Through his 21-years as an astronaut and three spaceflights, Colonel Chris Hadfield has become a worldwide sensation, harnessing the power of social media to make outer space accessible to millions and infusing a sense of wonder into our collective consciousness not felt since humanity first walked on the Moon. Called “the most famous astronaut since Neil Armstrong,” Colonel Hadfield continues to bring the marvels of science and space travel to everyone he encounters. The Regina Leader-Post recently spoke to Chris about how his talks bridge the gap between science and the arts:
Chris Hadfield has heard the stereotypes about engineers who can’t string together sentences and artists who can’t do math — and he’s not so sure they’re accurate.
Consider Hadfield as an example of someone bridging those two solitudes: a career as a Canadian Forces fighter pilot and test pilot, followed by 21 years as an astronaut including a six-month stint as commander of the International Space Station, in which capacity he got rave reviews for his eloquence in talking, Tweeting and even singing about his life up there.
He’s helped build two space stations and “lived off the Earth” for a full six months of his life. He’s flown in space three times and led a team of astronauts from across the world — while going around that world 2,600 times.
As science fiction author Robert Heinlein observed, “specialization is for insects” — and Hadfield is proving that by going on the road across the country with a multimedia show revealing what he experienced and learned. It plays at the Conexus Arts Centre Dec. 3.
“Science and art don’t know that they’re separated from each other,” he said in a phone interview. “It’s sort of an educational construct that somehow we should separate the two. I’ll do my best to show the vital link between the two and how my life has sorta been an example of that.”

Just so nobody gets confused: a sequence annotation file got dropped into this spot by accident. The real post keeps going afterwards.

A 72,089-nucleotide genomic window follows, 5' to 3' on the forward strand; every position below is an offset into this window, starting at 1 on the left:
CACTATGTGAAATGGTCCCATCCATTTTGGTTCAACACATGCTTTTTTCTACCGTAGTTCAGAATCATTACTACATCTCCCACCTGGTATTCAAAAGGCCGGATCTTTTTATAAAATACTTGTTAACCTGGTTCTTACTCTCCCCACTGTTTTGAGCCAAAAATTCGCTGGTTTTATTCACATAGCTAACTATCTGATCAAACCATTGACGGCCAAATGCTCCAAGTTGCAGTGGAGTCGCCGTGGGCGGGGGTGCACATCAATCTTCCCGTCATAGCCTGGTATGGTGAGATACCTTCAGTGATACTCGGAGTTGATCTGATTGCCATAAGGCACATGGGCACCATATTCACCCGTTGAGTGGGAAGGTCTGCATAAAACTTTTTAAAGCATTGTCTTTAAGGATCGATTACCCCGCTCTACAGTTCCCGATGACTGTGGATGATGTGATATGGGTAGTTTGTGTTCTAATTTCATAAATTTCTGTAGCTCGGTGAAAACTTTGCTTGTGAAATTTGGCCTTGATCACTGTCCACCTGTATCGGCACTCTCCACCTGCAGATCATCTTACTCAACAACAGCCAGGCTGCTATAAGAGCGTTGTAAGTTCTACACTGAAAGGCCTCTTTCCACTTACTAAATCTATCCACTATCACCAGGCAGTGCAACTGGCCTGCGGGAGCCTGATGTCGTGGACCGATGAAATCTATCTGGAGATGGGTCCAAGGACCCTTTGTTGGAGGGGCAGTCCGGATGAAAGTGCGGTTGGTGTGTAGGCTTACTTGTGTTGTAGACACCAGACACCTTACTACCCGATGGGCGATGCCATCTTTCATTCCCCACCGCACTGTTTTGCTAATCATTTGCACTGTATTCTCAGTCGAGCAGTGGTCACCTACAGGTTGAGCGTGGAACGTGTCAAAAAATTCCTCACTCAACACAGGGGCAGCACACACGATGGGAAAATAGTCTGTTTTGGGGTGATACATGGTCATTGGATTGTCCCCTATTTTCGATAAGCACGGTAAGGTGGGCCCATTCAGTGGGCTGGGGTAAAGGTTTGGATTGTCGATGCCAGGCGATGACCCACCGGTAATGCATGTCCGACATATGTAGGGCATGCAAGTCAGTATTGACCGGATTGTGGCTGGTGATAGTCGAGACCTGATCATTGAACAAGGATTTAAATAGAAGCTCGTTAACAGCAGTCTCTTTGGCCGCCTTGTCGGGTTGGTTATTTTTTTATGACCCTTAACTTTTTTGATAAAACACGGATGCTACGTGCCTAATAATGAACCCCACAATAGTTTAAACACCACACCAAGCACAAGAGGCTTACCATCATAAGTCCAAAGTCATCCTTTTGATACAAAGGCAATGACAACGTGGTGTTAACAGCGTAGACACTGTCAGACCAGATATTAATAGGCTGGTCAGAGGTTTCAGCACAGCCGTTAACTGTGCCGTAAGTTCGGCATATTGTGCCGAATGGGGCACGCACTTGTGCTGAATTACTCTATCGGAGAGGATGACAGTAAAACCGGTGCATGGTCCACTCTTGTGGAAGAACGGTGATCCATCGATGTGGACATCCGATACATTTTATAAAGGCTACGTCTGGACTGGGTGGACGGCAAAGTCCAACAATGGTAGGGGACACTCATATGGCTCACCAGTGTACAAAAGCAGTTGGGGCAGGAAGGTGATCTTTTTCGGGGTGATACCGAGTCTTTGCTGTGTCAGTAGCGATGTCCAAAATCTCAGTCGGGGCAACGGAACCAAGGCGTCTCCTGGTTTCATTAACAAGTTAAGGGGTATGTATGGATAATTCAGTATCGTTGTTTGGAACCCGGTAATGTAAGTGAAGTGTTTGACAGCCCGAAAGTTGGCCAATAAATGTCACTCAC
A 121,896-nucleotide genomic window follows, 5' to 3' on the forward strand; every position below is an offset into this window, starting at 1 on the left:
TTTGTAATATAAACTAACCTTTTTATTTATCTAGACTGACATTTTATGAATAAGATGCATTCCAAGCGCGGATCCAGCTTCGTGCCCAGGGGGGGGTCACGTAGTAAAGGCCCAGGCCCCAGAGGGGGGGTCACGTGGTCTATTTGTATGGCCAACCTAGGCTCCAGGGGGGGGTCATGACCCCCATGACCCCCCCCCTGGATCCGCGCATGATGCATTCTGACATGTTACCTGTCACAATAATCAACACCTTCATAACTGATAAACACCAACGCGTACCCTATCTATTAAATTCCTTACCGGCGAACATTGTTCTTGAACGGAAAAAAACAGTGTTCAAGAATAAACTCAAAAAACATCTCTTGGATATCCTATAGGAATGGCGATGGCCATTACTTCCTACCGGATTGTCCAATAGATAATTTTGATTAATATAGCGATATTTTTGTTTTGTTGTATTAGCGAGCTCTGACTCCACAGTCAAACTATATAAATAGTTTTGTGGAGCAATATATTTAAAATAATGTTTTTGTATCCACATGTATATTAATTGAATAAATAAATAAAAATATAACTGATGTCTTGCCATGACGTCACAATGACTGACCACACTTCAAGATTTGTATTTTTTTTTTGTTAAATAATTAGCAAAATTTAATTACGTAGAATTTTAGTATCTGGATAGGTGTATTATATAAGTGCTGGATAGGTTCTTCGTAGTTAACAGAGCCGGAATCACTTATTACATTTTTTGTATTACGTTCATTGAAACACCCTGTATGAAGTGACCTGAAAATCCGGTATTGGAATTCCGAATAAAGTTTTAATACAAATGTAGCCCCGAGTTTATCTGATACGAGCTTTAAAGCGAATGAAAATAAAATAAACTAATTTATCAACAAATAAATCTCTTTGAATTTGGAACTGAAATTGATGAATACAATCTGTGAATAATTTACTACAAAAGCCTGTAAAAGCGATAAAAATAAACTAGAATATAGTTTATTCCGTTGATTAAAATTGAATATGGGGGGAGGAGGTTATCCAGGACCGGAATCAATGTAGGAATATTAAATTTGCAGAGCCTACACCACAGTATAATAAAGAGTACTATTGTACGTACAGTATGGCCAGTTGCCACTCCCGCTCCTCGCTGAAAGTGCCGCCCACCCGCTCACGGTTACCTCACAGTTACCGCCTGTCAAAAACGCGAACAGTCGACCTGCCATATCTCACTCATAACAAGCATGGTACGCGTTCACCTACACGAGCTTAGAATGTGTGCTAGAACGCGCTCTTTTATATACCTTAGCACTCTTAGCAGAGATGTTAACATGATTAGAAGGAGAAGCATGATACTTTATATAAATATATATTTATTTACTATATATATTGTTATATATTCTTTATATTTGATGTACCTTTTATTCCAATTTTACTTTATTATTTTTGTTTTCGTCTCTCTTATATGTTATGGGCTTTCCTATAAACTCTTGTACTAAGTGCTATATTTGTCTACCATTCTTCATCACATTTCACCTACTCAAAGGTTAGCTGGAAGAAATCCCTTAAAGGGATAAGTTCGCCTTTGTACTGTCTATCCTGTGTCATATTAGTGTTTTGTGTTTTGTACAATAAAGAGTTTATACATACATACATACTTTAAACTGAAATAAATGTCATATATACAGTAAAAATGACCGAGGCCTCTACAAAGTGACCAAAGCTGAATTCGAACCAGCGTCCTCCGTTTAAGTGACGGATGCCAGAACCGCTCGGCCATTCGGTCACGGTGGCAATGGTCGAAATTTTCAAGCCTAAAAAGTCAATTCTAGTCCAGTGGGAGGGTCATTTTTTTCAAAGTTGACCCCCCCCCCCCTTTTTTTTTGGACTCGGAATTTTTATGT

Hadfield will talk about preparing for space flight, how he and his colleagues handled the fear and the stress of a job at which “you only get one shot”, and about how they survived, and lived day-to-day, in space — then came back down to earth.
So delightfully polite that he offers to call back if a reporter is busy, Hadfield says he’s been privileged to have had “a really interesting, unique series of experiences as a human being”.
But to emphasize his point about bridging science and art, he also plans to talk about “the raw beauty of the experience and the perspective that it gives us, as a people and as a nation, and the perspectives on the world.”
“It’s a whole mix, intertwined: the human experience of it and, at least in my view, why any of that matters. And, then, the artistic side: there’s the impact that it’s had and the music that I did with schools across Canada for the Coalition for Music Education, when we were singing with three-quarters of a million kids.”
Hadfield attributes his ability to bridge the gap to having grown up on a farm, where everybody — even the kids — had to be multi-skilled, and in a family where members were not only encouraged to ask questions, but find the answers, then ask more questions.
“Astronauts are generalists; we have to be — especially if you’re living on a space station,” said the proud ex-air cadet, who retired in 2013 from the Canadian Space Agency. “You have to have a huge, broad sweep of capabilities because we have to be able to respond to anything. We have to do surgery on each other … we have to be able to do a spacewalk. But we’re also emissaries because there are only six people in orbit on behalf of seven billion. So the more complete a person can be there, I think the better a job you can do.”
“I’ve always felt it was important to not keep the experience to myself — and do my absolute best to share it.”